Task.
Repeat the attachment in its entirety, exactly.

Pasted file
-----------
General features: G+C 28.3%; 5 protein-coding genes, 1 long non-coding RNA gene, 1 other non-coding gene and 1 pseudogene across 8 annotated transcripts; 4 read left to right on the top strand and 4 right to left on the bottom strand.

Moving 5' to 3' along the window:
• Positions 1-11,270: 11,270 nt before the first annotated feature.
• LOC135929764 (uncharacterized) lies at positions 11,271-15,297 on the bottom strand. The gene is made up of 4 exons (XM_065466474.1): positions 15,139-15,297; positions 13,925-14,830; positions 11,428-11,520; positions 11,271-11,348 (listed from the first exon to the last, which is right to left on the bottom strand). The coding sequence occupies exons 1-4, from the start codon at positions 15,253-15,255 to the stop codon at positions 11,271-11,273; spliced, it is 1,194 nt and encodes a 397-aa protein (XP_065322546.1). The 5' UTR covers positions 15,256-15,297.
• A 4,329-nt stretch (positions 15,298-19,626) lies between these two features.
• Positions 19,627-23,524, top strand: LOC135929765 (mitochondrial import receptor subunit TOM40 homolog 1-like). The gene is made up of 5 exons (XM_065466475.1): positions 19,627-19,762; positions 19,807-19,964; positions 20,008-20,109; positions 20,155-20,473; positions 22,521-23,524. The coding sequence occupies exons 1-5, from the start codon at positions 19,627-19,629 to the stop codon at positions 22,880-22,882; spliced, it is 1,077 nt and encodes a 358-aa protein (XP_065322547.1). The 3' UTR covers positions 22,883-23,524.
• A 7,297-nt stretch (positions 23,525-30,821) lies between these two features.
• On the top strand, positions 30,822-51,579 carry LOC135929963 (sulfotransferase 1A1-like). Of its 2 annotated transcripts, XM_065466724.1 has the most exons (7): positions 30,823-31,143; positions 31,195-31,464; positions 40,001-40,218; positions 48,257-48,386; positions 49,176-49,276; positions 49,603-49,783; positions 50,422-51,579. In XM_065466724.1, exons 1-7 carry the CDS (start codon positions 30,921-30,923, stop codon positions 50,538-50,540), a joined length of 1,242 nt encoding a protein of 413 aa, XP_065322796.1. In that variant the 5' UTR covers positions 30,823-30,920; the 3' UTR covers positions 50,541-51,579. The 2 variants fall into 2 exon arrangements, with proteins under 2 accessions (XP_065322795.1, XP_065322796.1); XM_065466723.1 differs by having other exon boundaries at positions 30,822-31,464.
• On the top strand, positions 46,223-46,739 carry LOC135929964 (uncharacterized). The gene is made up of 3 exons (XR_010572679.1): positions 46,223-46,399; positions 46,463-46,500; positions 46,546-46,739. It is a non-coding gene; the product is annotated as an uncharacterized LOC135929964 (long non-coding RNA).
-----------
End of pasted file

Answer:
General features: G+C 28.3%; 5 protein-coding genes, 1 long non-coding RNA gene, 1 other non-coding gene and 1 pseudogene across 8 annotated transcripts; 4 read left to right on the top strand and 4 right to left on the bottom strand.

Moving 5' to 3' along the window:
• Positions 1-11,270: 11,270 nt before the first annotated feature.
• LOC135929764 (uncharacterized) lies at positions 11,271-15,297 on the bottom strand. The gene is made up of 4 exons (XM_065466474.1): positions 15,139-15,297; positions 13,925-14,830; positions 11,428-11,520; positions 11,271-11,348 (listed from the first exon to the last, which is right to left on the bottom strand). The coding sequence occupies exons 1-4, from the start codon at positions 15,253-15,255 to the stop codon at positions 11,271-11,273; spliced, it is 1,194 nt and encodes a 397-aa protein (XP_065322546.1). The 5' UTR covers positions 15,256-15,297.
• A 4,329-nt stretch (positions 15,298-19,626) lies between these two features.
• Positions 19,627-23,524, top strand: LOC135929765 (mitochondrial import receptor subunit TOM40 homolog 1-like). The gene is made up of 5 exons (XM_065466475.1): positions 19,627-19,762; positions 19,807-19,964; positions 20,008-20,109; positions 20,155-20,473; positions 22,521-23,524. The coding sequence occupies exons 1-5, from the start codon at positions 19,627-19,629 to the stop codon at positions 22,880-22,882; spliced, it is 1,077 nt and encodes a 358-aa protein (XP_065322547.1). The 3' UTR covers positions 22,883-23,524.
• A 7,297-nt stretch (positions 23,525-30,821) lies between these two features.
• On the top strand, positions 30,822-51,579 carry LOC135929963 (sulfotransferase 1A1-like). Of its 2 annotated transcripts, XM_065466724.1 has the most exons (7): positions 30,823-31,143; positions 31,195-31,464; positions 40,001-40,218; positions 48,257-48,386; positions 49,176-49,276; positions 49,603-49,783; positions 50,422-51,579. In XM_065466724.1, exons 1-7 carry the CDS (start codon positions 30,921-30,923, stop codon positions 50,538-50,540), a joined length of 1,242 nt encoding a protein of 413 aa, XP_065322796.1. In that variant the 5' UTR covers positions 30,823-30,920; the 3' UTR covers positions 50,541-51,579. The 2 variants fall into 2 exon arrangements, with proteins under 2 accessions (XP_065322795.1, XP_065322796.1); XM_065466723.1 differs by having other exon boundaries at positions 30,822-31,464.
• On the top strand, positions 46,223-46,739 carry LOC135929964 (uncharacterized). The gene is made up of 3 exons (XR_010572679.1): positions 46,223-46,399; positions 46,463-46,500; positions 46,546-46,739. It is a non-coding gene; the product is annotated as an uncharacterized LOC135929964 (long non-coding RNA).